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Opinion: Don't pretend you don't know what Joe Rogan is all about

Peniel JosephPeniel Joseph
Rogan apologized Saturday and vowed to do better, and Daniel Ek, the chief executive of Spotify — which distributes Rogan’s podcast and invested $100 million dollars to do so, according to the Wall Street Journal — addressed the issue in a memo stating he found Rogan’s words “incredibly hurtful” and inconsistent with company values but did not believe “silencing” Rogan was the answer. Ek also promised to launch an “incremental $100 million” dollar investment designed to elevate marginalized voices on Spotify. Spotify, without detailing specifically why, also removed more than 100 of Rogan’s episodes from the platform, according to JRE Missing, a website that tracks the show.
Conservatives who are defending Rogan with cries of free speech are being disingenuous. For one thing, it comes at a moment when conservatives have mastered the art of legislative cancelation, passing laws that threaten to fine and fire teachers who teach aspects of America’s brutal history of racial inequity that might cause discomfort among White students or parents.
The real issue isn’t about whether to cancel Joe Rogan (although some have advocated for Spotify to end its relationship in wake of the controversy). It is about exposing who Rogan really is and admitting that his brand of conversation, which at times traffics in conspiracy theories, cultural intolerance and blatant racism, attracts millions of avid listeners and corporate sponsors hungry to advertise their wares to such followers. Rogan is, in fact, an agent of these social ills, which he packages and sends out to his audience clothed in the language of moderation and moral equivalence. For example, in addition to his uses of the n-word, Rogan has made waves by suggesting that because “you can never be woke enough … it’ll eventually get to [where] White men are not allowed to talk.” Rogan laughed uproariously when comedian Joey Diaz, one of his guests, described pressuring women into performing oral sex on him. Rogan has horribly and deliberately misgendered a trans MMA fighter. He’s discouraged young people from getting the Covid-19 vaccine, hosted guests who question its validity and given a platform to climate skepticism from controversial clinical psychologist Jordan Peterson.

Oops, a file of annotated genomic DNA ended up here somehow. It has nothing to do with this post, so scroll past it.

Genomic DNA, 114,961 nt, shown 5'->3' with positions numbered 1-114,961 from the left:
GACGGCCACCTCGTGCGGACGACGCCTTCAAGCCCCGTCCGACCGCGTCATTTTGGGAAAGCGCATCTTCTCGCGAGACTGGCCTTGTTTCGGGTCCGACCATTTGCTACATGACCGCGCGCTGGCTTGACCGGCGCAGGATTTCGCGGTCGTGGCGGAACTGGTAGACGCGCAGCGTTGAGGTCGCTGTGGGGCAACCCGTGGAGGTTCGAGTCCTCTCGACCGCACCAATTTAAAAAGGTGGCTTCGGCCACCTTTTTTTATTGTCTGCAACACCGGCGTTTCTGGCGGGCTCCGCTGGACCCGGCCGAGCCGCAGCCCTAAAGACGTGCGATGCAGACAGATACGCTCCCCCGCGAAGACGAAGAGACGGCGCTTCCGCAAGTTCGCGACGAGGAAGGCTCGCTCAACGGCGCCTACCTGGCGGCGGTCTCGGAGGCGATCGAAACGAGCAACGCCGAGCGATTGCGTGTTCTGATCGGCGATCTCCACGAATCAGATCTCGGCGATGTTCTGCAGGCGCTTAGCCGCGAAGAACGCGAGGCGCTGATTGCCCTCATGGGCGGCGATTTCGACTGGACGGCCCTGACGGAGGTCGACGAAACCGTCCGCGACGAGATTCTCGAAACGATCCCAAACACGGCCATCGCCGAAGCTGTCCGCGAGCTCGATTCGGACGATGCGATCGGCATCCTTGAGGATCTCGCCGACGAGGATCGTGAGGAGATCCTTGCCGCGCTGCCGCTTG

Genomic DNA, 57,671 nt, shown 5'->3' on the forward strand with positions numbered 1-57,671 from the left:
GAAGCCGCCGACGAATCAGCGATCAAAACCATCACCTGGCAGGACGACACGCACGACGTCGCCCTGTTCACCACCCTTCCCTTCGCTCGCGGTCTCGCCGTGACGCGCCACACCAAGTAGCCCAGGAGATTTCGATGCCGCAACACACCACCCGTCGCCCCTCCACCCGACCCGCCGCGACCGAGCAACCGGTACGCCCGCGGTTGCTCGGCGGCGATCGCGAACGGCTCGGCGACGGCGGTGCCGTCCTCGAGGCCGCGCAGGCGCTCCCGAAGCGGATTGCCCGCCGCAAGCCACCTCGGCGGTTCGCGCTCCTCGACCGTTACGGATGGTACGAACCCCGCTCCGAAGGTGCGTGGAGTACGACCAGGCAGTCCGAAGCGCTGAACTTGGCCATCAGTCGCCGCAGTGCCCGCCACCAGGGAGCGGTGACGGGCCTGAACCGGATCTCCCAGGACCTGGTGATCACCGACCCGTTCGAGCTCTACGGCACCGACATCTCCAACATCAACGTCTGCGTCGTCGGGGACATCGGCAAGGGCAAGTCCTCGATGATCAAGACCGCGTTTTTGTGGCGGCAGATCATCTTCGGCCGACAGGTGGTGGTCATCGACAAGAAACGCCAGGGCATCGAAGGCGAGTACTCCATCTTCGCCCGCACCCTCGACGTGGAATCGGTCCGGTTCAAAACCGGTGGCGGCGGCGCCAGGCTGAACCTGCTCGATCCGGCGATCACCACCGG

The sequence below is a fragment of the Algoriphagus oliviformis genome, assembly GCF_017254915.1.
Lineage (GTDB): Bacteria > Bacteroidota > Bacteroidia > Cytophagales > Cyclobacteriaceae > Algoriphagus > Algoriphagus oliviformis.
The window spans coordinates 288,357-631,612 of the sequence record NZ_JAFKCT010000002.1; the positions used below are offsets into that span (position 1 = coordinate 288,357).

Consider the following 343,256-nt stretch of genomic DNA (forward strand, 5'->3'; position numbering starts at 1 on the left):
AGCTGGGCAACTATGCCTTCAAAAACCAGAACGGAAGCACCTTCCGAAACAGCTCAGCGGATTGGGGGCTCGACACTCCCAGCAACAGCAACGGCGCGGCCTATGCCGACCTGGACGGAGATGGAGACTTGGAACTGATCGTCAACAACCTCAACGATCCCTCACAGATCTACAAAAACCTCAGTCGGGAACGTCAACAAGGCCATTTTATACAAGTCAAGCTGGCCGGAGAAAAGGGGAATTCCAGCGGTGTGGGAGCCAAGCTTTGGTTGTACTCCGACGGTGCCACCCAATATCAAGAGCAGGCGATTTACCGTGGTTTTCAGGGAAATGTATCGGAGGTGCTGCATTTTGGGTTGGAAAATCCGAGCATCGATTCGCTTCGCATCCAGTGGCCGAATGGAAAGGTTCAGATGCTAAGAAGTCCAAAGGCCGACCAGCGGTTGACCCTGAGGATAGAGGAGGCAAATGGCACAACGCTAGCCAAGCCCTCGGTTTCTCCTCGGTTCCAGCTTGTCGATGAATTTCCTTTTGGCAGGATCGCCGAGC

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The question of “silencing” Rogan is nevertheless a fraught one. In opposition to Rogan’s platforming of Covid misinformation, a wide range of popular musicians, from the legendary rock n roll artist Neil Young to the Generation X soul icon India Arie, have demanded that Spotify remove their music from its site. They did not want their work to share digital space with the loquacious podcaster — who, beyond the n-word and misinformation criticisms, has also helped build the profile of Proud Boys founder Gavin McInnes, whose group has used violence to foster political support for a racially intolerant agenda.
Meanwhile, public figures including former President Donald Trump and Republican Governor Ron DeSantis have implored Rogan to stop apologizing for using the n-word. Trump told him to “stop apologizing to the Fake News and Radical Left maniacs and lunatics,” while DeSantis urged, “Do not apologize. Do not kowtow to the mob. Stand up and tell them to pound sand.”
The far right-wing conservative support for Rogan belies the myth that his show represents a reasonable middle or common ground uniting average Americans untethered to the left-right spectrum of American politics.
This myth reflects the lies Americans tell themselves about to race, democracy, free speech and capitalism. Rogan’s genius lies in the fact that he presents himself as an everyman throwback to a quieter age — an era without pandemics or Black Lives Matter protests shining a spotlight on racial privilege.